Sir John Gieve‘s expert analysis of PM Theresa May’s latest economic policies was quoted in The Telegraph this week:
“We’ve got a big shift in the style and nature of government – I thought Theresa May’s speech was quite an exceptional speech,” he said. “It was one of the first speeches I’ve heard from a Tory leader which scarcely made a nod towards lower taxation, a smaller state, deregulation, enterprise, incentives.”
Read the full article, Theresa May’s policies have ‘echoes of the 1970s’, says former Bank of England deputy Governor
Sir John’s a regular speaker on the UK economy and his views come at a time where it’s crucial for businesses and decision-makers to understand how the new government will navigate the changes brought about by Brexit. Find out how to book Sir John as a keynote speaker at your next event or conference or get in touch for more information.
Writing on the continued crisis in Ukraine, Dr John Hulsman, president and co-founder of the global political risk consultancy John C Hulsman Enterprises, has look at how and why sanctions have become a busted flush for the West, and why Putin holds most of the cards in Ukraine.
With Putin upping the ante by sending in military reinforcements across the border, the strategic tide has turned, bolstering separatists and forcing the West to reveal its hand. However, with war against Putin rightly off the table, and as truly crippling sanctions – originally threatened to be implemented within the week – are unlikely to happen as they could harm a sclerotic Europe at least as much as Russia, John argues that “Europe has made it very clear that it’s bluffing.”
John believes this situation has occurred because “Russia simply cares more about what happens in Ukraine than either the US or any of the major European powers. Moscow is therefore prepared to invest more to achieve its desired outcome.” Europe’s energy dependence on Russia remains it’s Achilles Heel, as John argues that at present “imposing Iran-style sanctions on Russia would certainly throw Europe into a desperate energy crisis.” Read the full report published in The Telegraph.
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Writing in today’s Telegraph newspaper, Lord Powell, one of the most influential foreign policy advisors of the Thatcher era, argues that the West has none of the moral sense that inspired foreign policy in the time of Margaret Thatcher. Moreover, he believes that “those who resent Western values will now feel encouraged to challenge our interests.”
This follows from the Margaret Thatcher Conference on Liberty yesterday, hosted by the Centre for Policy Studies, where Lord Powell put forward the question, “has the West gone soft?” He suggests that whilst it was unavoidable that the power and capability of our nation would fall, in relative terms, as others rose, “there has also been an avoidable decline in the West’s will to act – in short, our backbone.”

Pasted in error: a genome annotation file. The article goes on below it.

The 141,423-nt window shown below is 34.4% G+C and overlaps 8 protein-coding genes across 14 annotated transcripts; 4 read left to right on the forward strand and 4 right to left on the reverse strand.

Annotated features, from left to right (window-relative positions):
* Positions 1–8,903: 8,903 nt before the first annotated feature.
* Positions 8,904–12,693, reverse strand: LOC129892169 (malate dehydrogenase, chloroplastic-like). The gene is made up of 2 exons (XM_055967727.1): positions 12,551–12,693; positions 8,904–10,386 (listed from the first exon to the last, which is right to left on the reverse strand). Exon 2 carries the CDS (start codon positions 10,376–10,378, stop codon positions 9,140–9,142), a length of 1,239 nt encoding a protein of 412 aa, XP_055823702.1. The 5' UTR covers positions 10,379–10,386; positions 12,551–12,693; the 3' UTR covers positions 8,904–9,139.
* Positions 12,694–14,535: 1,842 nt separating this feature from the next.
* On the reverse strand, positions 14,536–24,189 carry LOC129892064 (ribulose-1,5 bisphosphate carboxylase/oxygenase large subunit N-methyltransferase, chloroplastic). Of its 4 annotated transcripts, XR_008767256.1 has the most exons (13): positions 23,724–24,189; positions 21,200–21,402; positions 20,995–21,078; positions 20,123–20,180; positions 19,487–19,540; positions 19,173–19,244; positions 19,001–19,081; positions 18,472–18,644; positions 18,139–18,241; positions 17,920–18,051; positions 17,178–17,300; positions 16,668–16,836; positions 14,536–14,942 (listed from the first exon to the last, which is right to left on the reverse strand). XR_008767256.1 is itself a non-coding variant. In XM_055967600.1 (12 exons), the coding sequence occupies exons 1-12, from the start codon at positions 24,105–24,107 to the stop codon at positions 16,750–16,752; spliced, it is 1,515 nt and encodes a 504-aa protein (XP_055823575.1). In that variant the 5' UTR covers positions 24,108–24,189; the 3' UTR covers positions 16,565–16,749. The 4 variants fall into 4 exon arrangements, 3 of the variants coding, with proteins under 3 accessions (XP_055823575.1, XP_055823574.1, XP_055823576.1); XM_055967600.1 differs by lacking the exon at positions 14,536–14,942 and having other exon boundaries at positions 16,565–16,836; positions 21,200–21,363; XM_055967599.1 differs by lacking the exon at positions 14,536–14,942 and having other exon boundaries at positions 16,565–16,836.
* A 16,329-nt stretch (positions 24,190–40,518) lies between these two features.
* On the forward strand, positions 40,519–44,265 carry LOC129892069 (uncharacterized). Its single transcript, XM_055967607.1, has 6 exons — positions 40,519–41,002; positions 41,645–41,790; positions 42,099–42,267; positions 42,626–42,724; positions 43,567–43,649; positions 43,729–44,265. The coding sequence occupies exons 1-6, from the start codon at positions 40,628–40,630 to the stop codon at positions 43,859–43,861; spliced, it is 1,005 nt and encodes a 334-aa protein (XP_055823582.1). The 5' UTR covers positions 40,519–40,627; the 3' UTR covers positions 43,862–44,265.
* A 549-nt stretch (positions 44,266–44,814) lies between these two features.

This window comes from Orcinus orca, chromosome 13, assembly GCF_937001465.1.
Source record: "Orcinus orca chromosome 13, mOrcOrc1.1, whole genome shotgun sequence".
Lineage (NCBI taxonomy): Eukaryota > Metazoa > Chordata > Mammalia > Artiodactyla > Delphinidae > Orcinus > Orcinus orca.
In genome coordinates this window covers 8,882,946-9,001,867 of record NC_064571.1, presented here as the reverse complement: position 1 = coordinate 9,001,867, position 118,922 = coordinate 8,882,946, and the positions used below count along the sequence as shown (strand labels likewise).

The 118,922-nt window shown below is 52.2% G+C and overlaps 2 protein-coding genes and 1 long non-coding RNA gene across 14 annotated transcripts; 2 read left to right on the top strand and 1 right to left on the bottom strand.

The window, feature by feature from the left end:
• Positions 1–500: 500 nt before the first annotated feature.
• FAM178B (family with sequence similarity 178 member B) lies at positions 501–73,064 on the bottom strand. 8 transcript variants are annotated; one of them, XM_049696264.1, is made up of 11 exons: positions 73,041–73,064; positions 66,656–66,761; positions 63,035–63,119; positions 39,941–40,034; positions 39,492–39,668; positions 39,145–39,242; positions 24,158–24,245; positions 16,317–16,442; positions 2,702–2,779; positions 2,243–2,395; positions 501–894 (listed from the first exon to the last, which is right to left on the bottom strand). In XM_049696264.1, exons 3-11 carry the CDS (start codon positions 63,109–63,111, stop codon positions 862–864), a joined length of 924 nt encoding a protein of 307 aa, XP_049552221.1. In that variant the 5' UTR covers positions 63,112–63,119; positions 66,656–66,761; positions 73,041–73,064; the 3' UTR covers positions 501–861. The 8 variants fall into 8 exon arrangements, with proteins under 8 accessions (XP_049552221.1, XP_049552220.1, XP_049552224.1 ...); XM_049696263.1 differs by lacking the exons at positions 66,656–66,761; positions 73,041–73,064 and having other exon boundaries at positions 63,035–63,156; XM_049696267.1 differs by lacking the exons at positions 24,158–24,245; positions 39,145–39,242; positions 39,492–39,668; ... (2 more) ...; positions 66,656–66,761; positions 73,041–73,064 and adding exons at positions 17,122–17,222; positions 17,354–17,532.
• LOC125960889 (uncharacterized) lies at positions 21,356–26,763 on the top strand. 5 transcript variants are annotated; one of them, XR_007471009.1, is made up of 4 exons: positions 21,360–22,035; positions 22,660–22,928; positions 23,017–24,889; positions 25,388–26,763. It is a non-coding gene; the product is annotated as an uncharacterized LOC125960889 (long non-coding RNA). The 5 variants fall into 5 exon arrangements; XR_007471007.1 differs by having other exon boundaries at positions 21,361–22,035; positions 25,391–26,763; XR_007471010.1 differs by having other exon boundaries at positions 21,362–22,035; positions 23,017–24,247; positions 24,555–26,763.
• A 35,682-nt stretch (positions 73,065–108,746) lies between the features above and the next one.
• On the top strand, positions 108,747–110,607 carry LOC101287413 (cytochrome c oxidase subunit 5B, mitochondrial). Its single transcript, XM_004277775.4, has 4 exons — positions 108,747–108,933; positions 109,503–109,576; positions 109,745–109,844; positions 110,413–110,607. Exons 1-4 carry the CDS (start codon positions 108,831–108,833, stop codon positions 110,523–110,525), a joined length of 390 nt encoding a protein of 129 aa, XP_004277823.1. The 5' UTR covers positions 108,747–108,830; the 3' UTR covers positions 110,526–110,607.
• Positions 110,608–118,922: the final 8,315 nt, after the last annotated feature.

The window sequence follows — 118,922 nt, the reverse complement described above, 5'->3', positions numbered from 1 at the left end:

Lord Powell attributes a number of reasons for this, including the fact that is seems “notoriously hard to galvanise democratic societies to meet new threats in the wake of conflict.” More importantly, he adds, is that “the ability to convey a sense of the West’s destiny to lead in world affairs has evaporated.”
Click here to read the full article.
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Writing recently for the Telegraph, Roger Bootle, Managing Director of Capital Economics, believes that Britain could become the world’s fourth largest economy within decades, and that chances are the British economy will still be a major force in world affairs in 20 years’ time.
This follows the news that China is likely to overtake the US as the world’s largest economy faster than expected. Roger argues that such circumstances arise in part because China’s population is four times the size of the US population. Like China, he says, the Britain’s economic standing will be affected by population size.
Other factors, such as the upcoming Scottish Referendum, will also affect the future of the British economy. Roger asserts that if “Scotland votes for independence, the UK will immediately lose about 10pc of GDP and, accordingly, slip down the rankings quite a way. None of this would imply that people in the rest of the UK would be any worse off – at least not directly. Indeed, they may even be better off. But it would reduce the UK’s weight in the world.”
Click here to read on.
For information on Roger’s speaking availability, please contact our Managing Partner, Leo von Bülow-Quirk, at firstname.lastname@example.org or call +44 (0) 20 7792 8000
In an recent article for The Telegraph, Dr Gerard Lyons, chief economic adviser to Boris Johnson, explained that the message for Britain from the G20 is to prepare for stronger global growth.
Gerard argues that despite uncertainty, he remains positive about what lies ahead for the UK economy. He points out the reason for this uneasiness is that the global economy has faced three paradoxes in recent years:
- The policy paradox – where the policies many countries want to pursue in the long term are not those they have been able to implement in the near term.
- The regulatory paradox – in the wake of the crisis, economies tightened regulations, particularly in the financial sector.
- The balanced economy paradox – the policies each economy may want to pursue in isolation to get back into shape are not necessarily the policies you want all countries to follow at same time, lest demand weakens.
He goes on to say that as confusing this global picture may be, three messages of reason stand out for the UK.
Click here to read what these are.